David got some great videos of all of the fish and I managed to get a little bit sunburned while snorkelling. Day 3 was a really good day! 🙂
The afternoon of day 2 (03 Mar 2017) began with lunch in the restaurant at Poring Hot Spring followed by time to relax in the hot pool. This part was strange – I have been to hot springs in Peru and Japan but they were nothing like this. These were small, tiled tubs with taps, outdoors.
When we were entering Kinabalu Park, we saw a hand-made sign that said a Rafflesia was blooming nearby. Go ahead, say it – “Andrea, you are the luckiest girl in the world!!” The largest blossom on earth cannot be cultivated. They grow where and when they want to so it is a matter of luck, not planning, to be able to see one. The area where they bloom becomes a protected site and the owners of the land cannot do anything with it except charge tourists to see the flower.
That evening we went to the Night Food Market in Kota Kinabalu for dinner. Day 2 was a very, very full day.
Friday, 3 March 2017
Kinabalu Park is a world heritage site and home to the smallest orchid, among other fascinating plants. We only had a couple of hours here but it is possible to stay in one of the lodges and explore to your heart’s content.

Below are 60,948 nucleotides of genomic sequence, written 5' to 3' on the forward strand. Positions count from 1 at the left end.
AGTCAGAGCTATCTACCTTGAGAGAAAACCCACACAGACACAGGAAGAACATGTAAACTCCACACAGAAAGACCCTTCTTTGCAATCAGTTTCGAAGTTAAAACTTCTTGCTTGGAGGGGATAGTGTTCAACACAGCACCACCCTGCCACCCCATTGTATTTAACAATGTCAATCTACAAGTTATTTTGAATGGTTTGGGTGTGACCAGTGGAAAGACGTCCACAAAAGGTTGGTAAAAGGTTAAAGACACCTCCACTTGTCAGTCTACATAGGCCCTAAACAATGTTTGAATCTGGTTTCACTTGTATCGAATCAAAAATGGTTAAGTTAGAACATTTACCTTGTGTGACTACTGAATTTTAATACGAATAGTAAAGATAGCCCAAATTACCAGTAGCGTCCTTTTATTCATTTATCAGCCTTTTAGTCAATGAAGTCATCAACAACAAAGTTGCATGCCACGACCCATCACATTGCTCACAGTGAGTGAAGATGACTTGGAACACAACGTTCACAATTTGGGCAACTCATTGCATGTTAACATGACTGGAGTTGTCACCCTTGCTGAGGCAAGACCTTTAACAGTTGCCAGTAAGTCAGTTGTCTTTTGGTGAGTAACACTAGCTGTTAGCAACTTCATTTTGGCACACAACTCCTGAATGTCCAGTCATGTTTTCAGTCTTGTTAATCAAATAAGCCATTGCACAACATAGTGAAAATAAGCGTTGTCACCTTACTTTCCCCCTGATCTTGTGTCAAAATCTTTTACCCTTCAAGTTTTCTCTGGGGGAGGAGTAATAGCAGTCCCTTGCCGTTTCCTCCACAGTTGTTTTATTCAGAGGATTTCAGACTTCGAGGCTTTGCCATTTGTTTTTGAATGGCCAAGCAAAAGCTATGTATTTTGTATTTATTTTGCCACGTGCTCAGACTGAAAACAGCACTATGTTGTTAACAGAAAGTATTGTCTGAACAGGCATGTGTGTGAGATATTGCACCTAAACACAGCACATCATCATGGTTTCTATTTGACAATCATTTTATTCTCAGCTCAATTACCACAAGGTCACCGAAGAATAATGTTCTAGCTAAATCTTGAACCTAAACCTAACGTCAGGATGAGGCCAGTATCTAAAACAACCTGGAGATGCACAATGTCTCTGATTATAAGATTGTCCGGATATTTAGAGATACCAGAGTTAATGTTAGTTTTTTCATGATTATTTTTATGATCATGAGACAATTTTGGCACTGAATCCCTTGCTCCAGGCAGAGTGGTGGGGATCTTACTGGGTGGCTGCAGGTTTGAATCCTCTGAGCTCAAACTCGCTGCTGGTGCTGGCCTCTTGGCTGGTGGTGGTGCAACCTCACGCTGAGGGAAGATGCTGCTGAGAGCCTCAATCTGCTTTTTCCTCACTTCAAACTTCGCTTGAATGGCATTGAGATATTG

Next, we went to Poring Hot Spring and did the canopy walkway. This popular activity is not suitable for those who are afraid of heights or those who suffer from chronic impatience.
Today we met Reynald who works for Borneo Adventure. He turned out to be an extraordinary guide. We began the three-hour drive from the city to Mount Kinabalu at 7 a.m., along the way we stopped at a town that has a great view of the mountain. I was finally getting to see the mountain that had been used as a lure to get me to move to Singapore!
I had chosen the Kota Kinabalu 5 day tour with Borneo Adventures because it seemed to hit all of the high notes and was quite reasonably priced. The first day included pick up at the airport with transfer to The Jesselton Hotel.
When we checked in, the staff at the front desk asked what time our tour was picking us up the next morning. When we advised that we were being picked up at 7am, she offered to arrange for boxed breakfasts as the lovely tea room where breakfast is served doesn’t open until 7:30am. I was very impressed – it is this kind of thoughtful gesture that leaves a positive impression.
David from Canada and Andrey from Russia joined me for my first trip to Sabah. I had arranged with Viator for the evening with dinner at the Mari Mari Cultural Village on the first day. It was entertaining, informative and I recommend it for people who do not have mobility issues. The boys had a great time. Who knew that David is very handy with a blowpipe and Andrey is able to do the native dance without getting his feet pinched. I got to meet the chief and am pleased to say that I didn’t lose my head 🙂
Borneo is the third largest island in the world. Approximately one-third of it is East Malaysia made up of the states of Sarawak and Sabah. Prior to actually visiting Borneo, all I knew about it was that it was home to some very special simians including orangutans and proboscis monkeys, and used to be home to head hunters before that term was used for recruiters. It is also home to the world’s largest blossom, the Rafflesia arnoldii